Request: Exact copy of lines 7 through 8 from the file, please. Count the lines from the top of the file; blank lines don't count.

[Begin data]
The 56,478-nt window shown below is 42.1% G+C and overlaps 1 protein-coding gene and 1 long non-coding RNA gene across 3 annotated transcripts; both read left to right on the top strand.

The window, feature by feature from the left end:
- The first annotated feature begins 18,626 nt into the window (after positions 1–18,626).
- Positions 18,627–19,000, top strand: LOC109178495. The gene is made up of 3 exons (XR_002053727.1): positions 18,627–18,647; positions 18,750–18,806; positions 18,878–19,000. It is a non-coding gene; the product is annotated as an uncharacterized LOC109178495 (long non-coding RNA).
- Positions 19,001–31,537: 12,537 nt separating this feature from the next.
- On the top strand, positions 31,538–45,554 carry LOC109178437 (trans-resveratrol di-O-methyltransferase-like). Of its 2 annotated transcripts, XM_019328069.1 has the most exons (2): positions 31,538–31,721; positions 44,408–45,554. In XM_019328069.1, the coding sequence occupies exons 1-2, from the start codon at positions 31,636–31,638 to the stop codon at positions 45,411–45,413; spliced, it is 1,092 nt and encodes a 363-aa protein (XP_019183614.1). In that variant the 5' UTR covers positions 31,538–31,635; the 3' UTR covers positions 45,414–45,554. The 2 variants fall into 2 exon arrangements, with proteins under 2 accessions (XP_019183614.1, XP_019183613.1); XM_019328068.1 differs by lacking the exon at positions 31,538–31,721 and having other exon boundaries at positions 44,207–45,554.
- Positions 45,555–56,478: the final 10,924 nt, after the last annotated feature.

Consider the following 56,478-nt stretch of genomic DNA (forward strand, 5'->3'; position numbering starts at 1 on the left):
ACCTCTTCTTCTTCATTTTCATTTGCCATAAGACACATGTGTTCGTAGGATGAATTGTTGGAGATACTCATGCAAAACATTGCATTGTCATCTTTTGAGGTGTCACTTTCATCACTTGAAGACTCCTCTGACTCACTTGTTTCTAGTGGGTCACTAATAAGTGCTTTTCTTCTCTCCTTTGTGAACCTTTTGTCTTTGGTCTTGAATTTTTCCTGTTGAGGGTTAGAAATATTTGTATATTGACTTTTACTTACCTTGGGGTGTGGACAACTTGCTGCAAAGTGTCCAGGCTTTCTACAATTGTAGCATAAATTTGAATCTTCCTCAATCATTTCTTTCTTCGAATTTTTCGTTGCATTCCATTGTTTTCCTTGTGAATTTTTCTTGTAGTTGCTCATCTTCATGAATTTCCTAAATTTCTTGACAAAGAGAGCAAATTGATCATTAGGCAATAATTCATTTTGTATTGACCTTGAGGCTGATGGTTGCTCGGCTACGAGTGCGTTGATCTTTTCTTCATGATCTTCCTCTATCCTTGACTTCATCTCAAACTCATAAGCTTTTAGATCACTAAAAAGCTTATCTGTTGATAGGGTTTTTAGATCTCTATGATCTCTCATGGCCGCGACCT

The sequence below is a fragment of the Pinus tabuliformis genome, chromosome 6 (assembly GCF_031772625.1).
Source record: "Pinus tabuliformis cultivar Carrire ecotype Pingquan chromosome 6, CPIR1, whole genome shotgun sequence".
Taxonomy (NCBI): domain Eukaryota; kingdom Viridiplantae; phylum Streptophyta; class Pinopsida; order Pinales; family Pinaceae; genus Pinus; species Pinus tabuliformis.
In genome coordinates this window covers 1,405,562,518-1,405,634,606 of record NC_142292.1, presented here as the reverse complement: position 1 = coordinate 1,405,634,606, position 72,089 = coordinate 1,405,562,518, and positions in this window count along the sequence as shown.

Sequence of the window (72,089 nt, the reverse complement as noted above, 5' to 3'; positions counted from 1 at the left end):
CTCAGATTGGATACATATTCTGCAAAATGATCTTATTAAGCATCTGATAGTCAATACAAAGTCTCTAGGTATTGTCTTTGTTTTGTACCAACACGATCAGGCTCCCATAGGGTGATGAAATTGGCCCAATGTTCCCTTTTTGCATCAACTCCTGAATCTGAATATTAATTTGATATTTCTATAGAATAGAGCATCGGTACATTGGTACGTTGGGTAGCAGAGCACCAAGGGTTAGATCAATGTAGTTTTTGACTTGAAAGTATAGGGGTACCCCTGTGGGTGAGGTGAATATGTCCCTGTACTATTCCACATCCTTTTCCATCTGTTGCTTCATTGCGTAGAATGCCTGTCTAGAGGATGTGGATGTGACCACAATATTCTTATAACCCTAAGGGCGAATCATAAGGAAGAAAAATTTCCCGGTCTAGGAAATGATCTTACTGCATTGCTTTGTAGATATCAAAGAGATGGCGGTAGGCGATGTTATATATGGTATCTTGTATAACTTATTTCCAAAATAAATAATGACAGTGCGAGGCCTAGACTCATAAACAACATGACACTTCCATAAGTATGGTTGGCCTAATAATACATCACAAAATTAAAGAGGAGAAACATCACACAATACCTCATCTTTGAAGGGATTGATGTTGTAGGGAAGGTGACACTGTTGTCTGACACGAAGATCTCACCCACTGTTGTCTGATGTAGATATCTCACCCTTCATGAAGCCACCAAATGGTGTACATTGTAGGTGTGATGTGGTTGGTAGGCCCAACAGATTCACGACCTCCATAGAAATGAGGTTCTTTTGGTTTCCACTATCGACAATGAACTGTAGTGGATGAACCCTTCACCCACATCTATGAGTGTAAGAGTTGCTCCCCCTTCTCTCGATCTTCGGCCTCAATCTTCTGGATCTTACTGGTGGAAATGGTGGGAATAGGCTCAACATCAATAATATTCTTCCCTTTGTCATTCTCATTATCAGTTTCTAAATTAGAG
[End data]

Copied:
- Positions 45,555–56,478: the final 10,924 nt, after the last annotated feature.

Consider the following 56,478-nt stretch of genomic DNA (forward strand, 5'->3'; position numbering starts at 1 on the left):